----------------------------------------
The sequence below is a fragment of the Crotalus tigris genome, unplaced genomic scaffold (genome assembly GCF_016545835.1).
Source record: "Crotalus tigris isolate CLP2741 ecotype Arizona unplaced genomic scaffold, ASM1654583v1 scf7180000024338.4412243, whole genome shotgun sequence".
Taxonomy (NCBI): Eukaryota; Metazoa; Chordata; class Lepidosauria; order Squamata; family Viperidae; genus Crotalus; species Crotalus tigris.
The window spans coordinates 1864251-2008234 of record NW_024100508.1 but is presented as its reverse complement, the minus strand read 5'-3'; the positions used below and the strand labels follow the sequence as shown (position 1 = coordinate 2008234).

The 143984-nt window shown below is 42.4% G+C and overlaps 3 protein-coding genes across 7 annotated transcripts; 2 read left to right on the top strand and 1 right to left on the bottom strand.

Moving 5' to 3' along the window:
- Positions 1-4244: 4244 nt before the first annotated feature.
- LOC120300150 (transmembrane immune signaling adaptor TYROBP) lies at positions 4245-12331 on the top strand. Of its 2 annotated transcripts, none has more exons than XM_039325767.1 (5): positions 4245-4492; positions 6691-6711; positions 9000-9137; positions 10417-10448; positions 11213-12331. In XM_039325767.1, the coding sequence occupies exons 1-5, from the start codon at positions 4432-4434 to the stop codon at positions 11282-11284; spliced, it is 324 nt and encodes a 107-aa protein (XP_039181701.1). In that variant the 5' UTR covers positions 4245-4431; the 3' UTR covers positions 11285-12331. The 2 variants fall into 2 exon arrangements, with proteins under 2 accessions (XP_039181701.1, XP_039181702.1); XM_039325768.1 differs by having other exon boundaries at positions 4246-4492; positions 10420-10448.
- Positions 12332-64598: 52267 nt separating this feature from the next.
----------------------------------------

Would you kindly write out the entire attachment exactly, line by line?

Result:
The sequence below is a fragment of the Crotalus tigris genome, unplaced genomic scaffold (genome assembly GCF_016545835.1).
Source record: "Crotalus tigris isolate CLP2741 ecotype Arizona unplaced genomic scaffold, ASM1654583v1 scf7180000024338.4412243, whole genome shotgun sequence".
Taxonomy (NCBI): Eukaryota; Metazoa; Chordata; class Lepidosauria; order Squamata; family Viperidae; genus Crotalus; species Crotalus tigris.
The window spans coordinates 1864251-2008234 of record NW_024100508.1 but is presented as its reverse complement, the minus strand read 5'-3'; the positions used below and the strand labels follow the sequence as shown (position 1 = coordinate 2008234).

The 143984-nt window shown below is 42.4% G+C and overlaps 3 protein-coding genes across 7 annotated transcripts; 2 read left to right on the top strand and 1 right to left on the bottom strand.

Moving 5' to 3' along the window:
- Positions 1-4244: 4244 nt before the first annotated feature.
- LOC120300150 (transmembrane immune signaling adaptor TYROBP) lies at positions 4245-12331 on the top strand. Of its 2 annotated transcripts, none has more exons than XM_039325767.1 (5): positions 4245-4492; positions 6691-6711; positions 9000-9137; positions 10417-10448; positions 11213-12331. In XM_039325767.1, the coding sequence occupies exons 1-5, from the start codon at positions 4432-4434 to the stop codon at positions 11282-11284; spliced, it is 324 nt and encodes a 107-aa protein (XP_039181701.1). In that variant the 5' UTR covers positions 4245-4431; the 3' UTR covers positions 11285-12331. The 2 variants fall into 2 exon arrangements, with proteins under 2 accessions (XP_039181701.1, XP_039181702.1); XM_039325768.1 differs by having other exon boundaries at positions 4246-4492; positions 10420-10448.
- Positions 12332-64598: 52267 nt separating this feature from the next.